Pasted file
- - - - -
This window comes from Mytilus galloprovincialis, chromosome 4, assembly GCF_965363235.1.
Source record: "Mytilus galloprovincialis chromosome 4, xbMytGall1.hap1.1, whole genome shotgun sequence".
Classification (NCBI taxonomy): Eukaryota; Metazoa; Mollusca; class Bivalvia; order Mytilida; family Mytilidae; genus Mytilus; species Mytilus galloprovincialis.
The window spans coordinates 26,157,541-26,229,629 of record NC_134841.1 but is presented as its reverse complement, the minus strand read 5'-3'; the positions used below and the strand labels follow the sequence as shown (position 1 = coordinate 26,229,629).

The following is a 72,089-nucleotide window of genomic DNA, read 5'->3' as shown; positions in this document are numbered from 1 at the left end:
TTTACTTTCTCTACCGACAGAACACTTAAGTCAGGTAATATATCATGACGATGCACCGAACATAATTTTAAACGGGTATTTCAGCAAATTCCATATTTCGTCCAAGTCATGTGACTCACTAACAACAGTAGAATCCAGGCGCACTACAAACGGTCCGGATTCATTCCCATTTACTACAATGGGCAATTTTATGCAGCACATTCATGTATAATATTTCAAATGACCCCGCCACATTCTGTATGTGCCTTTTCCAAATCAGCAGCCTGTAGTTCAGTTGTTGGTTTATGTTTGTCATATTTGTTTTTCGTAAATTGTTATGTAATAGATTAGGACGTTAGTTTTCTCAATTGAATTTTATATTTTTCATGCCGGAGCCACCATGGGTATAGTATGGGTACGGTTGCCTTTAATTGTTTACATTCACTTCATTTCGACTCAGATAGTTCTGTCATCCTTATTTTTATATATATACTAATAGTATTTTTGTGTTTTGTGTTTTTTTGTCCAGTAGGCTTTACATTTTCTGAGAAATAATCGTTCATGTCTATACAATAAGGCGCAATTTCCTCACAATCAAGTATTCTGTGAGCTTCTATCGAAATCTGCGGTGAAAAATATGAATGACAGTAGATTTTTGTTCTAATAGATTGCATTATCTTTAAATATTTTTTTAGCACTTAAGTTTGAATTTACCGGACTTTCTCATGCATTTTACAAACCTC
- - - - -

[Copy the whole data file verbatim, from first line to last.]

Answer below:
This window comes from Mytilus galloprovincialis, chromosome 4, assembly GCF_965363235.1.
Source record: "Mytilus galloprovincialis chromosome 4, xbMytGall1.hap1.1, whole genome shotgun sequence".
Classification (NCBI taxonomy): Eukaryota; Metazoa; Mollusca; class Bivalvia; order Mytilida; family Mytilidae; genus Mytilus; species Mytilus galloprovincialis.
The window spans coordinates 26,157,541-26,229,629 of record NC_134841.1 but is presented as its reverse complement, the minus strand read 5'-3'; the positions used below and the strand labels follow the sequence as shown (position 1 = coordinate 26,229,629).

The following is a 72,089-nucleotide window of genomic DNA, read 5'->3' as shown; positions in this document are numbered from 1 at the left end:
TTTACTTTCTCTACCGACAGAACACTTAAGTCAGGTAATATATCATGACGATGCACCGAACATAATTTTAAACGGGTATTTCAGCAAATTCCATATTTCGTCCAAGTCATGTGACTCACTAACAACAGTAGAATCCAGGCGCACTACAAACGGTCCGGATTCATTCCCATTTACTACAATGGGCAATTTTATGCAGCACATTCATGTATAATATTTCAAATGACCCCGCCACATTCTGTATGTGCCTTTTCCAAATCAGCAGCCTGTAGTTCAGTTGTTGGTTTATGTTTGTCATATTTGTTTTTCGTAAATTGTTATGTAATAGATTAGGACGTTAGTTTTCTCAATTGAATTTTATATTTTTCATGCCGGAGCCACCATGGGTATAGTATGGGTACGGTTGCCTTTAATTGTTTACATTCACTTCATTTCGACTCAGATAGTTCTGTCATCCTTATTTTTATATATATACTAATAGTATTTTTGTGTTTTGTGTTTTTTTGTCCAGTAGGCTTTACATTTTCTGAGAAATAATCGTTCATGTCTATACAATAAGGCGCAATTTCCTCACAATCAAGTATTCTGTGAGCTTCTATCGAAATCTGCGGTGAAAAATATGAATGACAGTAGATTTTTGTTCTAATAGATTGCATTATCTTTAAATATTTTTTTAGCACTTAAGTTTGAATTTACCGGACTTTCTCATGCATTTTACAAACCTC